I recently wrote ‘Poison in the body politic’ on the persecution of Ahmadis in Pakistan, the hate-speech against them in public spaces and the impunity their attackers enjoy. One of the people I spoke to was Farooq Kahloun, an Ahmadi leader and successful businessman in Karachi who had left everything behind in Pakistan and taken political asylum in the USA after a murderous attempt on his life that left his son Saad Farooq dead two years ago. Four bullets still lodged in Kahloun’s body are a permanent reminder of the attack (details below) — and of the poison in Pakistan’s body politic, the menace of takfirism. Continue reading
Update: For the first time in Pakistan’s history, the state has become the plaintiff in a case involving murder due to alleged blasphemy. Let this be the start of a new era where no one dare attack or kill anyone on such a pretext again. Let the rule of law prevail, and religion not be used to cover up heinous crimes.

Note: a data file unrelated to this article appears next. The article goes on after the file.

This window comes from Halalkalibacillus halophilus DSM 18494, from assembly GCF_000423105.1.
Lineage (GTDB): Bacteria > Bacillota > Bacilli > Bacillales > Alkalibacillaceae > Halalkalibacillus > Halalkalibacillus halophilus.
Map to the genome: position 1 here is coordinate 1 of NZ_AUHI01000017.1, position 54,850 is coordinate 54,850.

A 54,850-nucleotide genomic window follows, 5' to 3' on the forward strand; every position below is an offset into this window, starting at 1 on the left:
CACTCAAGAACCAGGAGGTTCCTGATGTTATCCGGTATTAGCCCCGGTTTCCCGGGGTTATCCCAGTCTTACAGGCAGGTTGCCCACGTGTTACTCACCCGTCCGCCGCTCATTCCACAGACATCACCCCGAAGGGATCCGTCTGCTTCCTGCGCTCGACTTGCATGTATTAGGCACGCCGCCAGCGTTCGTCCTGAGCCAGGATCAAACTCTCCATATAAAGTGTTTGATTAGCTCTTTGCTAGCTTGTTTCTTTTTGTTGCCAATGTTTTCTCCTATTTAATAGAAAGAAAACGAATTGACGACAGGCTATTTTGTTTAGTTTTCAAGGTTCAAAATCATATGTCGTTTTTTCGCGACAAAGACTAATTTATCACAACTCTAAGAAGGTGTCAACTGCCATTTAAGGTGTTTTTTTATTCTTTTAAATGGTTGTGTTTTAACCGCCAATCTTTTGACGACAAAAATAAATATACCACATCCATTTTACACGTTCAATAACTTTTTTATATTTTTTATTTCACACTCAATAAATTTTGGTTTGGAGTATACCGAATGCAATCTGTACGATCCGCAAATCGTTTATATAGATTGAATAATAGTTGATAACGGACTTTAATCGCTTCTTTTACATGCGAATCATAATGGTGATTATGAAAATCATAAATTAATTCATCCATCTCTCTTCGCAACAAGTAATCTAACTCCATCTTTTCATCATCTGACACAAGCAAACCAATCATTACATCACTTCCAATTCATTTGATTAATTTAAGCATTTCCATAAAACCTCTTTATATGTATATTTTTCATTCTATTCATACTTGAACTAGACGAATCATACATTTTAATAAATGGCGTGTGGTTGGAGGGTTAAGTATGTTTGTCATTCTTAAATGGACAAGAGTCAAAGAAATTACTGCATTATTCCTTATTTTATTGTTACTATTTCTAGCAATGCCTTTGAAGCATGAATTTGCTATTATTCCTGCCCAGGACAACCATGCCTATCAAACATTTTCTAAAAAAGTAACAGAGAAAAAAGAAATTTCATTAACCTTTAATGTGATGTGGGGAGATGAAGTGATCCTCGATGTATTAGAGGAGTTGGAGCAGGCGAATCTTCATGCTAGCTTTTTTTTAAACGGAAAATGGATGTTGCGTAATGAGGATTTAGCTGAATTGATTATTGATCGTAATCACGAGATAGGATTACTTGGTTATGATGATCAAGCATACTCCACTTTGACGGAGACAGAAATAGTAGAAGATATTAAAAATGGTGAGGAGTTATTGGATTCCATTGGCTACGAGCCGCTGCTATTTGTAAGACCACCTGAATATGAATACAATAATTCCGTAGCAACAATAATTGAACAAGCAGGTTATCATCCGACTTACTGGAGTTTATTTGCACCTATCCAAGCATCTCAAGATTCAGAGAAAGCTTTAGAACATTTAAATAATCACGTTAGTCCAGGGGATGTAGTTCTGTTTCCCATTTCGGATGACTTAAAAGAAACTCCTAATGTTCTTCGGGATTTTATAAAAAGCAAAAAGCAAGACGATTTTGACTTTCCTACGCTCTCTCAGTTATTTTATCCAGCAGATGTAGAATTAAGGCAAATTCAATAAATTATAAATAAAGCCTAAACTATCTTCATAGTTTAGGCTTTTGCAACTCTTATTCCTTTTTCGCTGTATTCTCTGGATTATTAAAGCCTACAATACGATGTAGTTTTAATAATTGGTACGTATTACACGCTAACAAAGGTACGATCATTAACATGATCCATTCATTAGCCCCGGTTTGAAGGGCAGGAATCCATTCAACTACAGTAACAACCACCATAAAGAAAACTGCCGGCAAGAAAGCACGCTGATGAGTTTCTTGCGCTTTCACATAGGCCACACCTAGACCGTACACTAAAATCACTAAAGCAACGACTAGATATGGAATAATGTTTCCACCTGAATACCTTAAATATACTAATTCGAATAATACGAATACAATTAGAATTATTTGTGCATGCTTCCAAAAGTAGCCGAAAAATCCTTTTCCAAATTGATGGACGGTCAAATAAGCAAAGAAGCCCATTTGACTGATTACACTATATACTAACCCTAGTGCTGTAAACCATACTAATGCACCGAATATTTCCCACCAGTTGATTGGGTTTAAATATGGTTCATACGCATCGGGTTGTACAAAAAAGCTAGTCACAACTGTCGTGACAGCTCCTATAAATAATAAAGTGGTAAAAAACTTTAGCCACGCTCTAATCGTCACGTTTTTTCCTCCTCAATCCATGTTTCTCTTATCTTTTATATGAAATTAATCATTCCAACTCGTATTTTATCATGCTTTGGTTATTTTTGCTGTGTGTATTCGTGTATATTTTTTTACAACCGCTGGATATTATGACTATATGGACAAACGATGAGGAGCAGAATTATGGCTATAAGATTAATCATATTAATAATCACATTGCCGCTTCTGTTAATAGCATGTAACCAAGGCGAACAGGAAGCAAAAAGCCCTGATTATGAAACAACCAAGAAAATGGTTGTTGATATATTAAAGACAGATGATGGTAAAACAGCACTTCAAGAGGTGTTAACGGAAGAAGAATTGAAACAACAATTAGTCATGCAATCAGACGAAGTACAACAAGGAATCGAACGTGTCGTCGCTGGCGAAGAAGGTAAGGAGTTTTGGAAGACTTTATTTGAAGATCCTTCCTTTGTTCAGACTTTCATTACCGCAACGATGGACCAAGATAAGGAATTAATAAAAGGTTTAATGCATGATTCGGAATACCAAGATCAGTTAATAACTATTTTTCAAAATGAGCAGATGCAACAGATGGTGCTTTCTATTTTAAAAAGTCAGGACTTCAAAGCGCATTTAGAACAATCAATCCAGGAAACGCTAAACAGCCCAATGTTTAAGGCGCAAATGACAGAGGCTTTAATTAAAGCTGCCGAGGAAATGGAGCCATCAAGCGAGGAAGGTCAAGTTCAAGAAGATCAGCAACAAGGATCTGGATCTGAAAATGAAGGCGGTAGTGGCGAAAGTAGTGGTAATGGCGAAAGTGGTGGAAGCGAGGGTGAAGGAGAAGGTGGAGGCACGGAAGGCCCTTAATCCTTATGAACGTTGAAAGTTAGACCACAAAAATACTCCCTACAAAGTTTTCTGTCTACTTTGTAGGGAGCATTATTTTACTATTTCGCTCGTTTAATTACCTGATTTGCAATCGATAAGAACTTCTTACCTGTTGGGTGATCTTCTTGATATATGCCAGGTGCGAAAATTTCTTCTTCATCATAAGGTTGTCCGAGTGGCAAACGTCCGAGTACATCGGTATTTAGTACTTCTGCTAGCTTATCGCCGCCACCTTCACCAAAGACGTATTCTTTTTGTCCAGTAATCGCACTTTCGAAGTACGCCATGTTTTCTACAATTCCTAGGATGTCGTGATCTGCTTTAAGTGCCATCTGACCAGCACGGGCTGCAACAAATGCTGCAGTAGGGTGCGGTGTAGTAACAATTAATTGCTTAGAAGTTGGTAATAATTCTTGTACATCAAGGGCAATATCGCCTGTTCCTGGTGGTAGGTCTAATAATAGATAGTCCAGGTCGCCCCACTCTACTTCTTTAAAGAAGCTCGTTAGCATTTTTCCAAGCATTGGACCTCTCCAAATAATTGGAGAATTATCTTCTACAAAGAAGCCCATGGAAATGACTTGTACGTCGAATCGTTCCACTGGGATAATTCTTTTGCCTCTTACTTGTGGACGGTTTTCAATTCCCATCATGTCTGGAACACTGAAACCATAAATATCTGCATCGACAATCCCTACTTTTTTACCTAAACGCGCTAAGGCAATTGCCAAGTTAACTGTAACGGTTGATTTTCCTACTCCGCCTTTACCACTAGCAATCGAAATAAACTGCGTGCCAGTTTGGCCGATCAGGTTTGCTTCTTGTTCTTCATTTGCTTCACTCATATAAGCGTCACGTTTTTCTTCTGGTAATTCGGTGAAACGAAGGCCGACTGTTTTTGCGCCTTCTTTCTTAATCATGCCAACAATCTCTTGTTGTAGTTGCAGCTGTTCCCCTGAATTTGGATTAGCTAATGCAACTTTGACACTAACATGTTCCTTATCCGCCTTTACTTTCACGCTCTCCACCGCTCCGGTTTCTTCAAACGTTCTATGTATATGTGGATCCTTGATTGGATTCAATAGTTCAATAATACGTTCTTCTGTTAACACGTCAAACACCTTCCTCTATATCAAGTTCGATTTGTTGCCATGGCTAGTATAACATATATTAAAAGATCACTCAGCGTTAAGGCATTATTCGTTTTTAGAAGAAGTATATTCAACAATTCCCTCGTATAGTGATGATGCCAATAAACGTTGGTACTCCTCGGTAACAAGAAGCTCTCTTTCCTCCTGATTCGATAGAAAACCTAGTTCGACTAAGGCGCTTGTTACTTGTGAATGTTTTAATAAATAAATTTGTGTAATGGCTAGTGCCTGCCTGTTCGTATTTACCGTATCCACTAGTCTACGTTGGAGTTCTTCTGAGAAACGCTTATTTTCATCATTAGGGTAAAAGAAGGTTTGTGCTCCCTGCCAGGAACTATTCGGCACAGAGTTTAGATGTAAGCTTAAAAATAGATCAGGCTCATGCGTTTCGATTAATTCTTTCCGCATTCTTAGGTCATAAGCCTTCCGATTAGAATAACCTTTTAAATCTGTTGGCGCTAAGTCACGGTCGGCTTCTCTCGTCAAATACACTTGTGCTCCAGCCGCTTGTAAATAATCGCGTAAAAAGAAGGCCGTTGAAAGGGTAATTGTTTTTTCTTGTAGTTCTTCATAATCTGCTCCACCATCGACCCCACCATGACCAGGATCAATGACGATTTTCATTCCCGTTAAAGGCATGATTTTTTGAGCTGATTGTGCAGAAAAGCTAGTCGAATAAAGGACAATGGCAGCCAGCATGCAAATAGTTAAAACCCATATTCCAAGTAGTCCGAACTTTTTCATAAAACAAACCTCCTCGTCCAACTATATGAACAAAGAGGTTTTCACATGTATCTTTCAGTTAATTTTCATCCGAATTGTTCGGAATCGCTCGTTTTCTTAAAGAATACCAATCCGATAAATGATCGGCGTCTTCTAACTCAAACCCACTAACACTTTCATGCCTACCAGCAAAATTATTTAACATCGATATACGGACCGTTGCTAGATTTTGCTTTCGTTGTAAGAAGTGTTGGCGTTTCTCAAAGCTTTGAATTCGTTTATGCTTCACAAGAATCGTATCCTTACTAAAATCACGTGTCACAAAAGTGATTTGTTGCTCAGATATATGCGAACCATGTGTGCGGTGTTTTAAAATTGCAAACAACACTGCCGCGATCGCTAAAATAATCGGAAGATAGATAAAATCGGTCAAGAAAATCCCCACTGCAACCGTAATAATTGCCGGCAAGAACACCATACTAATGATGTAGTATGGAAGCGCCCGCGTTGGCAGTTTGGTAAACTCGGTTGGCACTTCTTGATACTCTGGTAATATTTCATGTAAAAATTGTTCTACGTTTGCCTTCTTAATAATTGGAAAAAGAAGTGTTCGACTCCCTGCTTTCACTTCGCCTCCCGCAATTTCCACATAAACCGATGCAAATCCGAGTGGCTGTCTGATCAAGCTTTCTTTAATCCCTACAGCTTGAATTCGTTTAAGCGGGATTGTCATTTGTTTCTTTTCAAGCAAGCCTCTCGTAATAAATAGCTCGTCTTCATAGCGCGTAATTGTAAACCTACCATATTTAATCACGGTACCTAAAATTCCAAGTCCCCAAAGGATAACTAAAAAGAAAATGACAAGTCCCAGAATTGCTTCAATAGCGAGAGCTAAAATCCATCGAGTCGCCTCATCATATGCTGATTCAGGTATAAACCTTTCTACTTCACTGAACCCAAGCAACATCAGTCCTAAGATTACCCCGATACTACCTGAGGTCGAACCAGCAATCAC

The vicious cycle continues in the “Islamic Republic of Pakistan”. It will not end unless the ‘takfiri’ (declaring someone a non-Muslim) ideology and justifying murder for alleged ‘blasphemy’ are not curbed. Once again a violent mob incited by calls from mosque pulpits has killed on the basis of such allegations. Once again the motive was not ‘religious’ but financial (as often happens). Rule of law MUST be imposed and the culprits caught, charged, tried and punished. Enough of this culture of impunity for crimes committed in the name of religion. This time it was a poor young couple – read Asif Aqeel’s comprehensive account of Shama and Shehzad, brick-kiln workers, lynched after being accused of ‘desecrated’ pages of the Quran (she was pregnant, they leave behind four children including a baby). Fifty people have been arrested. The next day, in another city, a policeman axed to death a man brought into custody after being arrested for a brawl – his justification: the man had been committed “blasphemy”. The policeman has been arrested. Below: Society for Secular Pakistan’s demand that clerics involved in hate speech be arrested and punished for inciting religious feeling.